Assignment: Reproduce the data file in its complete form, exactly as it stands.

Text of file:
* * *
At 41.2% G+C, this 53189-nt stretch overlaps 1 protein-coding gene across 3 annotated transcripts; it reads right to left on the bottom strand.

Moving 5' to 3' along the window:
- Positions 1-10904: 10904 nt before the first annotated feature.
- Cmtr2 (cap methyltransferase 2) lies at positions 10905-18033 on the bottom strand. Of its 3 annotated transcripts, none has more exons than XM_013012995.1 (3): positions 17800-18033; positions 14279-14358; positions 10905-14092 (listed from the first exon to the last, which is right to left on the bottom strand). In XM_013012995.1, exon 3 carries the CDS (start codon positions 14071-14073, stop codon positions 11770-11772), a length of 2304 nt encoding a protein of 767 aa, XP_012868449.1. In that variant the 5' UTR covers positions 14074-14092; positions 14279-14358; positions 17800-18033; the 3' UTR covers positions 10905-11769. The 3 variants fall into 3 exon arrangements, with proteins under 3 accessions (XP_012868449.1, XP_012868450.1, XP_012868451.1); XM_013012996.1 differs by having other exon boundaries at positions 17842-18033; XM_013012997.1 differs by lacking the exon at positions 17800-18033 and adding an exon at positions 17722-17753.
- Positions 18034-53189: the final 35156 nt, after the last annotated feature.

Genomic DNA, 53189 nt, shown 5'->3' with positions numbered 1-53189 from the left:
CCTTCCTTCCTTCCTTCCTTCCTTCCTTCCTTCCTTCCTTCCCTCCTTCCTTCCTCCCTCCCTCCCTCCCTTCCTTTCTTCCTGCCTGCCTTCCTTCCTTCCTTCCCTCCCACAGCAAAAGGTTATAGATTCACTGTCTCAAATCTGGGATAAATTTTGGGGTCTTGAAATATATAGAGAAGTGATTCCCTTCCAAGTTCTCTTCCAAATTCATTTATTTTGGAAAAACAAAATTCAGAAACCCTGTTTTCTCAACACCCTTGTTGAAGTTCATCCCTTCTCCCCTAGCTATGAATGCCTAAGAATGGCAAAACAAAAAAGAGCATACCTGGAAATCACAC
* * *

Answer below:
At 41.2% G+C, this 53189-nt stretch overlaps 1 protein-coding gene across 3 annotated transcripts; it reads right to left on the bottom strand.

Moving 5' to 3' along the window:
- Positions 1-10904: 10904 nt before the first annotated feature.
- Cmtr2 (cap methyltransferase 2) lies at positions 10905-18033 on the bottom strand. Of its 3 annotated transcripts, none has more exons than XM_013012995.1 (3): positions 17800-18033; positions 14279-14358; positions 10905-14092 (listed from the first exon to the last, which is right to left on the bottom strand). In XM_013012995.1, exon 3 carries the CDS (start codon positions 14071-14073, stop codon positions 11770-11772), a length of 2304 nt encoding a protein of 767 aa, XP_012868449.1. In that variant the 5' UTR covers positions 14074-14092; positions 14279-14358; positions 17800-18033; the 3' UTR covers positions 10905-11769. The 3 variants fall into 3 exon arrangements, with proteins under 3 accessions (XP_012868449.1, XP_012868450.1, XP_012868451.1); XM_013012996.1 differs by having other exon boundaries at positions 17842-18033; XM_013012997.1 differs by lacking the exon at positions 17800-18033 and adding an exon at positions 17722-17753.
- Positions 18034-53189: the final 35156 nt, after the last annotated feature.

Genomic DNA, 53189 nt, shown 5'->3' with positions numbered 1-53189 from the left:
CCTTCCTTCCTTCCTTCCTTCCTTCCTTCCTTCCTTCCTTCCCTCCTTCCTTCCTCCCTCCCTCCCTCCCTTCCTTTCTTCCTGCCTGCCTTCCTTCCTTCCTTCCCTCCCACAGCAAAAGGTTATAGATTCACTGTCTCAAATCTGGGATAAATTTTGGGGTCTTGAAATATATAGAGAAGTGATTCCCTTCCAAGTTCTCTTCCAAATTCATTTATTTTGGAAAAACAAAATTCAGAAACCCTGTTTTCTCAACACCCTTGTTGAAGTTCATCCCTTCTCCCCTAGCTATGAATGCCTAAGAATGGCAAAACAAAAAAGAGCATACCTGGAAATCACAC